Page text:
Injured Prime Minister and struggling economy force England to ‘become Swedish’ on Covid | Larry Elliott
gGovernment policy vis-à-vis Covid-19 has come full circle. For now, at least, England has returned to the Swedish way of dealing with the pandemic. The severe and officially imposed blockades are over. Trusting people to do the right thing is back.
It remains to be seen whether this approach will survive the expected increase in hospitalizations due to the Christmas and New Years revelry. Boris Johnson is the master of the howling U-turn and with the number of infections reaching new records, the pressure on Downing Street for action is increasing. We have been here before.
At the very start of the pandemic, the Prime Minister intended to copy Sweden, a country with few restrictions and decided early on that it had to learn to live with the virus.
The Prime Minister’s flirtation with the “Swedish experience” was brief, and at the end of March 2020 a draconian lockdown was imposed. Ministers knew it would have a disastrous impact on the economy, but felt the risk of the NHS being overwhelmed left them no choice.
An article published in the online journal Scientific Reports last year examined what would have happened if Britain had followed the Swedish approach. Even assuming the public here would have been as willing to buy into the non-mandatory recommendations as the Swedes (a pretty big assumption), the UK death rate would have at least doubled.
This time, the decision is much less clear-cut, in particular because the vaccines offer protection against the virus. The news from South Africa, one of the countries where Omicron first surfaced, was also encouraging. Although more transmissible, the new variant resulted in fewer hospitalizations and deaths. The number of cases, after increasing rapidly, began to decline.
Some caution is needed when comparing the two countries, as South Africa has a much younger population than Britain, and it is summer rather than midwinter there. . Even so, it is clear that the government has set the bar high to impose further restrictions.
The Prime Minister’s weakened political position is one of the reasons the government became Swedish. The risk of causing serious damage to the economy when it appears particularly vulnerable is another, as this year promises to be difficult for the British public. Inflation is rising, interest rates are rising, and energy bills are expected to explode in the spring, just as Rishi Sunak’s increase in national insurance premiums takes effect.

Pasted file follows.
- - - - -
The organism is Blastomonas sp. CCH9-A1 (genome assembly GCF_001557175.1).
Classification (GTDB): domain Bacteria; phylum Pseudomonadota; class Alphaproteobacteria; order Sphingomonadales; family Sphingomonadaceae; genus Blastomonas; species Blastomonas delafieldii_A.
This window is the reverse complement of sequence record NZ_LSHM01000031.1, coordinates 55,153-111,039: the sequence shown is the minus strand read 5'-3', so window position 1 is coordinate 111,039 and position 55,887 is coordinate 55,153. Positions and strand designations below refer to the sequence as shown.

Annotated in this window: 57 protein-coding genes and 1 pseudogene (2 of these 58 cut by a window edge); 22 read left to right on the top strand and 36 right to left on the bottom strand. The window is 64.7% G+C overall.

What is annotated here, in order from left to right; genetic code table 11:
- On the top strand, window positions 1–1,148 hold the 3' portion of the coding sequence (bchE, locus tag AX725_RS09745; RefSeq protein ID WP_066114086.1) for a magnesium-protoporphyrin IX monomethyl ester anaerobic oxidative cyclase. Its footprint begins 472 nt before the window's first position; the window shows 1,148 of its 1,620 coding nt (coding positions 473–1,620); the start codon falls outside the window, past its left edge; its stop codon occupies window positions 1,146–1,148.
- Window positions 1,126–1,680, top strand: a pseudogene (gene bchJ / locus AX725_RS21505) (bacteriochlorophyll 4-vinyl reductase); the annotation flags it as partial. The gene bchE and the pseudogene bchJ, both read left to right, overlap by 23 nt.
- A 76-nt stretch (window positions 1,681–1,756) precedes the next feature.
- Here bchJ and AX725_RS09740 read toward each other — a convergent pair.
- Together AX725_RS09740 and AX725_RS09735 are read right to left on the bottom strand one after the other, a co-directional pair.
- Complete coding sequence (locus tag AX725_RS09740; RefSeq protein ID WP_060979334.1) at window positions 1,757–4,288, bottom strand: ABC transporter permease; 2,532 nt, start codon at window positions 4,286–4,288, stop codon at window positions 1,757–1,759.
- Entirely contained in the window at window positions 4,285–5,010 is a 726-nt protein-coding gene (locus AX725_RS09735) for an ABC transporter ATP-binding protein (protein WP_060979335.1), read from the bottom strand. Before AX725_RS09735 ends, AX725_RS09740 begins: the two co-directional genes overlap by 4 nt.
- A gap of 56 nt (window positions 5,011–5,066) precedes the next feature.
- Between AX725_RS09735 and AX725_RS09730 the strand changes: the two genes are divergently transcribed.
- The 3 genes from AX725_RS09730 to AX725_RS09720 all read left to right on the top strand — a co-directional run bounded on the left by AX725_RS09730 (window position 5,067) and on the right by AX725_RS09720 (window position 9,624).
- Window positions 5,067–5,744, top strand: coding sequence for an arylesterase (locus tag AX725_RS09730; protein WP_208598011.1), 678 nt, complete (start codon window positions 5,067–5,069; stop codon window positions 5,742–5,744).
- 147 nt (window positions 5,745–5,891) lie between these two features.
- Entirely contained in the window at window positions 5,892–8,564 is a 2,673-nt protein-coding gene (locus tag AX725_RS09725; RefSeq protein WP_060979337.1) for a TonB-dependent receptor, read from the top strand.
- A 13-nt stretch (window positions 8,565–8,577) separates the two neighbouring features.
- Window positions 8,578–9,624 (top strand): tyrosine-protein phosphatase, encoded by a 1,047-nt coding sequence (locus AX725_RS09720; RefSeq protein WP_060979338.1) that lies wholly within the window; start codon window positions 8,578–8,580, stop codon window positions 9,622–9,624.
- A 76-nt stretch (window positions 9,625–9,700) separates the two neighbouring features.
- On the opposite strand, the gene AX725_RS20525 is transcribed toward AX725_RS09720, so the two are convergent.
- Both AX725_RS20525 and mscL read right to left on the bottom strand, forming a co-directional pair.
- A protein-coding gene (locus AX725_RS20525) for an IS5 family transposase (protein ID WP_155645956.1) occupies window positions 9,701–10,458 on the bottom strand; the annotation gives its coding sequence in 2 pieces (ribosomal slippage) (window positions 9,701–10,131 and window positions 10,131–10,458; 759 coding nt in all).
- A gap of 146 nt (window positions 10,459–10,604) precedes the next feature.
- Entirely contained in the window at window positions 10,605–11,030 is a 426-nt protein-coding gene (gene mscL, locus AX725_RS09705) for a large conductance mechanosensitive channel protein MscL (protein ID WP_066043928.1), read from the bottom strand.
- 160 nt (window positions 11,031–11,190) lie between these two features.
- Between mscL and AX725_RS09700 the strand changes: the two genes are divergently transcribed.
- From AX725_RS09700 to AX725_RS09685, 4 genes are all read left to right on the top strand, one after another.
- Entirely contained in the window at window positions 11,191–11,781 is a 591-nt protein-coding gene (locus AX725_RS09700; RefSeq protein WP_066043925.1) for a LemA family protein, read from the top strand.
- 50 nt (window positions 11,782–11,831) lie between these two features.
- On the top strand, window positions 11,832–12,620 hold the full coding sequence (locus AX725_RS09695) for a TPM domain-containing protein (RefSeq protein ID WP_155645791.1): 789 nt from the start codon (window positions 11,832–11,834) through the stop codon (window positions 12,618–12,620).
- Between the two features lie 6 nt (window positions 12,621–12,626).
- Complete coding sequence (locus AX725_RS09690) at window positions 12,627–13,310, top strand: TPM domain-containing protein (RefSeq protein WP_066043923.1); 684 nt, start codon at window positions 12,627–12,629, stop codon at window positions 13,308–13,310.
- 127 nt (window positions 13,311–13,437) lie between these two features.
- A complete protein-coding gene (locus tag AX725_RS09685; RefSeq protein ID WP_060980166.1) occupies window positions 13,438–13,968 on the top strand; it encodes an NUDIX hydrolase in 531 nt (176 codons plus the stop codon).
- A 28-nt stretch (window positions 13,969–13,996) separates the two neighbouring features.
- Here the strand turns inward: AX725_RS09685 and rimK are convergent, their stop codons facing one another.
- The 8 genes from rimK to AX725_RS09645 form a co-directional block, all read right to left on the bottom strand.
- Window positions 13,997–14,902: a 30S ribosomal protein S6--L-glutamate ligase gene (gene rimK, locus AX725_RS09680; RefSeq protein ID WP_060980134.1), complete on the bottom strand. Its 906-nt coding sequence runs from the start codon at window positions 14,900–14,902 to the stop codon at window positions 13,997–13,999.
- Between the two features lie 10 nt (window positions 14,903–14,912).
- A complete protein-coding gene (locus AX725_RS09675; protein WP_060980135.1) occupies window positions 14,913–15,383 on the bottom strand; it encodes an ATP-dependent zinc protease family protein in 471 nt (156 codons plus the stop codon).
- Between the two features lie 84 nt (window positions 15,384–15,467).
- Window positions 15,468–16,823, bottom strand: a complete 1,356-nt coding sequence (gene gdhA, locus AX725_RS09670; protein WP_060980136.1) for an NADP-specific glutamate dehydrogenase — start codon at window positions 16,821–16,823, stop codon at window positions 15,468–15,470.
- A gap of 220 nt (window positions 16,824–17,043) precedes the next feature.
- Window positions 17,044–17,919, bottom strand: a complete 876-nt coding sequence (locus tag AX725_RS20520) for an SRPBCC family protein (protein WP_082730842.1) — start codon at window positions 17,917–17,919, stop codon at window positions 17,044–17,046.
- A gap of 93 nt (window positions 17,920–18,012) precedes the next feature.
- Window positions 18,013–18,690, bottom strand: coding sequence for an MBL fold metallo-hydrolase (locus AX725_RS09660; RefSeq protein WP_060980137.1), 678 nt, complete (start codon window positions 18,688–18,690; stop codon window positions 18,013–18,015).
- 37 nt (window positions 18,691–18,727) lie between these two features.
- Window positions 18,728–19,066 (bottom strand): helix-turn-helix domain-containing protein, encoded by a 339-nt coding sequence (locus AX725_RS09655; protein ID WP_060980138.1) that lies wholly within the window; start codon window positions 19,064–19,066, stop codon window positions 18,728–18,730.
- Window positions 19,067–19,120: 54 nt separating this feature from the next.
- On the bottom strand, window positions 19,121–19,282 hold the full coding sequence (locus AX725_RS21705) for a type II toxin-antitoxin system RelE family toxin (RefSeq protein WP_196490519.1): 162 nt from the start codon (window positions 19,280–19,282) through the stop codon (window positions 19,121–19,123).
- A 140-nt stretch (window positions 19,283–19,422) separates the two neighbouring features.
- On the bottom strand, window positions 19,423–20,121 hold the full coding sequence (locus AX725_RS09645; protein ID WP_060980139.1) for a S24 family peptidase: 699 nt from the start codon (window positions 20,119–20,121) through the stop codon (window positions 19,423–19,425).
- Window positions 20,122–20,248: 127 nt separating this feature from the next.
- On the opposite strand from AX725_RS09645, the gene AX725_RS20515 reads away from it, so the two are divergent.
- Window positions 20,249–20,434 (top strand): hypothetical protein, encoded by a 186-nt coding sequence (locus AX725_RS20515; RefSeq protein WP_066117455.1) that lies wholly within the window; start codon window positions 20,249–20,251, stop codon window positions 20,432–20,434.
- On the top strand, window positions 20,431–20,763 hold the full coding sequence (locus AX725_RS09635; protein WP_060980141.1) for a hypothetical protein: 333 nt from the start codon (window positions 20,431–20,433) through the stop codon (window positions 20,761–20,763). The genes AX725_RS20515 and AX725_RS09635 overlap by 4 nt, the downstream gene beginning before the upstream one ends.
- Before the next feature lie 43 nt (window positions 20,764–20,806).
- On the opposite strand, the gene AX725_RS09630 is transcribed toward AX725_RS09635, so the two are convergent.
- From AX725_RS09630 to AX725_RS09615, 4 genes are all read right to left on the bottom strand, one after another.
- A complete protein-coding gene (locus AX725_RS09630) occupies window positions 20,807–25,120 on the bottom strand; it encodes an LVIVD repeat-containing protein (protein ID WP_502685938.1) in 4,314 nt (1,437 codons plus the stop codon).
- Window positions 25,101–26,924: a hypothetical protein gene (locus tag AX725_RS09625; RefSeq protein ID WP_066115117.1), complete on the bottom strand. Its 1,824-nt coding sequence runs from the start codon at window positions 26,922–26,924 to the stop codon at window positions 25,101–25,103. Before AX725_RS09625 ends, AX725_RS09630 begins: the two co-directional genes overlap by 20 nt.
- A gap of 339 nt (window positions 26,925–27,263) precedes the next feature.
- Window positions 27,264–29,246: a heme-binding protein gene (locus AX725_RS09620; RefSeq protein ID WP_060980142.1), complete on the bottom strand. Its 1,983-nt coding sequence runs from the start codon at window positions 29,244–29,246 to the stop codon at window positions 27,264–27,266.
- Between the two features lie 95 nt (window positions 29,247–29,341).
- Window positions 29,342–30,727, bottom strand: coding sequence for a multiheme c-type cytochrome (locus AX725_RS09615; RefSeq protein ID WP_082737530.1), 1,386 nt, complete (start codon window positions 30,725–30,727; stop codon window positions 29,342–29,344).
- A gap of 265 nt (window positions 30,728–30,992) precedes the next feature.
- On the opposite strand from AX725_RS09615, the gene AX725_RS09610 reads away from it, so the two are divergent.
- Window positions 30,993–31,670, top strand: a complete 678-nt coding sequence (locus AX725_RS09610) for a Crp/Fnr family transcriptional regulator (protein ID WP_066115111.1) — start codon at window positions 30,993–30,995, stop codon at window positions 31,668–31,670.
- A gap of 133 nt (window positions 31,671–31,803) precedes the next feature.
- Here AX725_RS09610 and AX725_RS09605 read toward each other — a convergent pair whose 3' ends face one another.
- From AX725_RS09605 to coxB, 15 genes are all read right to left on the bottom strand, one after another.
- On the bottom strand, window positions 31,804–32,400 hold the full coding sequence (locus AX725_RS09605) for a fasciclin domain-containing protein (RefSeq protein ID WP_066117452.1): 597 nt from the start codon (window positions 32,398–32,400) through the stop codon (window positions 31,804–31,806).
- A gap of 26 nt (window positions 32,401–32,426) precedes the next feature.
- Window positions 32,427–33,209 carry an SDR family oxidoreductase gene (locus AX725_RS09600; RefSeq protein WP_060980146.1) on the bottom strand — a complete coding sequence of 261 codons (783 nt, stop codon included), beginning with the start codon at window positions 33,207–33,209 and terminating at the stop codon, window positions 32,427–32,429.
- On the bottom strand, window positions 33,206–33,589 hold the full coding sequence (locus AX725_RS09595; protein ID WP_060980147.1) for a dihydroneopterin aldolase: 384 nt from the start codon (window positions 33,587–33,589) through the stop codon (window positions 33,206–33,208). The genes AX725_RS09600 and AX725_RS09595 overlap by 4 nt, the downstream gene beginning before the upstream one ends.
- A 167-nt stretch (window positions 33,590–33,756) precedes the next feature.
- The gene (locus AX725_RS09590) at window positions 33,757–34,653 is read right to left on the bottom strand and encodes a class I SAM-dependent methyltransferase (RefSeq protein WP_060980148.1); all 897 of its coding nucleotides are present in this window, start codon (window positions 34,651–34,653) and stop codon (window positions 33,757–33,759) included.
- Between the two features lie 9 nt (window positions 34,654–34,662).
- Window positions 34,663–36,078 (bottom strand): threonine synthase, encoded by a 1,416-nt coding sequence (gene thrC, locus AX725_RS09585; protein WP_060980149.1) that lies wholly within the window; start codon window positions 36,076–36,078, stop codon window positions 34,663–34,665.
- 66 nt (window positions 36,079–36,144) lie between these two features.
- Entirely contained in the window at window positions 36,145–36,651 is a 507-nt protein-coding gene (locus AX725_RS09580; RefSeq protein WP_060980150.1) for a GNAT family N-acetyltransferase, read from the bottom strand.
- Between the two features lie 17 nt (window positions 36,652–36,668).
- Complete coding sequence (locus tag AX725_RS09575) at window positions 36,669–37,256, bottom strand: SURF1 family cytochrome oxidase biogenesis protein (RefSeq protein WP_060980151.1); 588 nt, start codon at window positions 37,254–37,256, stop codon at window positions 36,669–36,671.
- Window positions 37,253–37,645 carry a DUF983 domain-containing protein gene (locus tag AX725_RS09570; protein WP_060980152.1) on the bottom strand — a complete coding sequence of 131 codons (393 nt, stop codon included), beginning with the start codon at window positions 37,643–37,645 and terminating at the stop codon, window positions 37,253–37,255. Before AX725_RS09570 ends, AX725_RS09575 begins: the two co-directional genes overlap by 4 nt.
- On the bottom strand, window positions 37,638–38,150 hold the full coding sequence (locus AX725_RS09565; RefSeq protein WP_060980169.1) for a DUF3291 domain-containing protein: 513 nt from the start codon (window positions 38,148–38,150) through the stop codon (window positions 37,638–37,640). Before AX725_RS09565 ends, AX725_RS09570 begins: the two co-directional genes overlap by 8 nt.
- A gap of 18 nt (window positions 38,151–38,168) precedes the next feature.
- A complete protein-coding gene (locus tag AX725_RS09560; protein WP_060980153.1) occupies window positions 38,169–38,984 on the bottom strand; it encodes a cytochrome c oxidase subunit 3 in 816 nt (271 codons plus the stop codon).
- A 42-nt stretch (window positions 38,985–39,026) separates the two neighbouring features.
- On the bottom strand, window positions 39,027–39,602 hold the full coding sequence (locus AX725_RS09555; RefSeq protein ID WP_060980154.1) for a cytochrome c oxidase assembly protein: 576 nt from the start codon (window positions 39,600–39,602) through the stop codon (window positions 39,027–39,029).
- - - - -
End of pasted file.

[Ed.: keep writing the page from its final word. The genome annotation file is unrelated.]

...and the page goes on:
The cumulative effect is a huge reduction in the standard of living. According to the Resolution Foundation think tank, the situation for the average household will be £ 1,000 a year worse. The most modest will be particularly affected by the surge in gas and electricity bills.
Under the circumstances, it’s easy to see why the government is reluctant to add to the economic pain by imposing tighter restrictions to slow the spread of the Omicron variant. New brakes mean slower growth and a blow to public finances. They would also test the resilience of the labor market.
The Swedes have been criticized a lot for their autonomous approach. While death rates were well below initial pessimistic forecasts, they were still higher than in neighboring Scandinavian countries, where strict restrictions were imposed. Moreover, the initial blow to the economy was as severe in liberal Sweden as it was in locked Denmark.
That said, as the second anniversary of the arrival of Covid approaches, governments are starting to see merit in the Swedish approach. Part of the reason is that Sweden now has a lower death rate than countries that have gone the full lockdown route, including the UK, France, Spain and Italy. It is in the bottom half of the EU ranking for deaths after controlling for population size. The economic recovery has been fairly rapid. The UK is still struggling to return to pre-Covid production levels: Sweden had achieved this by mid-2021.
But there are other factors as well. Sweden has avoided the problem of lockdown fatigue and has not hurt its children’s life chances as schools have remained open throughout the pandemic.
All of this suggests that the scientific reports document will not be the last word on the Swedish experience. There have been few valuable benefits to the pandemic, but one of them is that it has generated rich country-by-country data for academics in all disciplines – epidemiologists, economists, educators, sociologists – to examine and discuss.
Even within countries, different approaches have been tried. The four constituent nations of the United Kingdom have exercised their own powers, so it should soon be possible to assess the impact of the closure of nightclubs in Scotland and Wales, but not England, for New Years Eve. New Years. EU countries have varied in their approach, while the US offers 50 states to study.
What is clear is that no country did everything right and all of them made mistakes, which is not surprising given that they did not expect a global pandemic. It is also evident, over time, that governments – whether in London, Edinburgh, Rome or Paris – are reluctant to tighten restrictions. In a way, it’s a backwards compliment for the Swedes to maybe be on to something early on.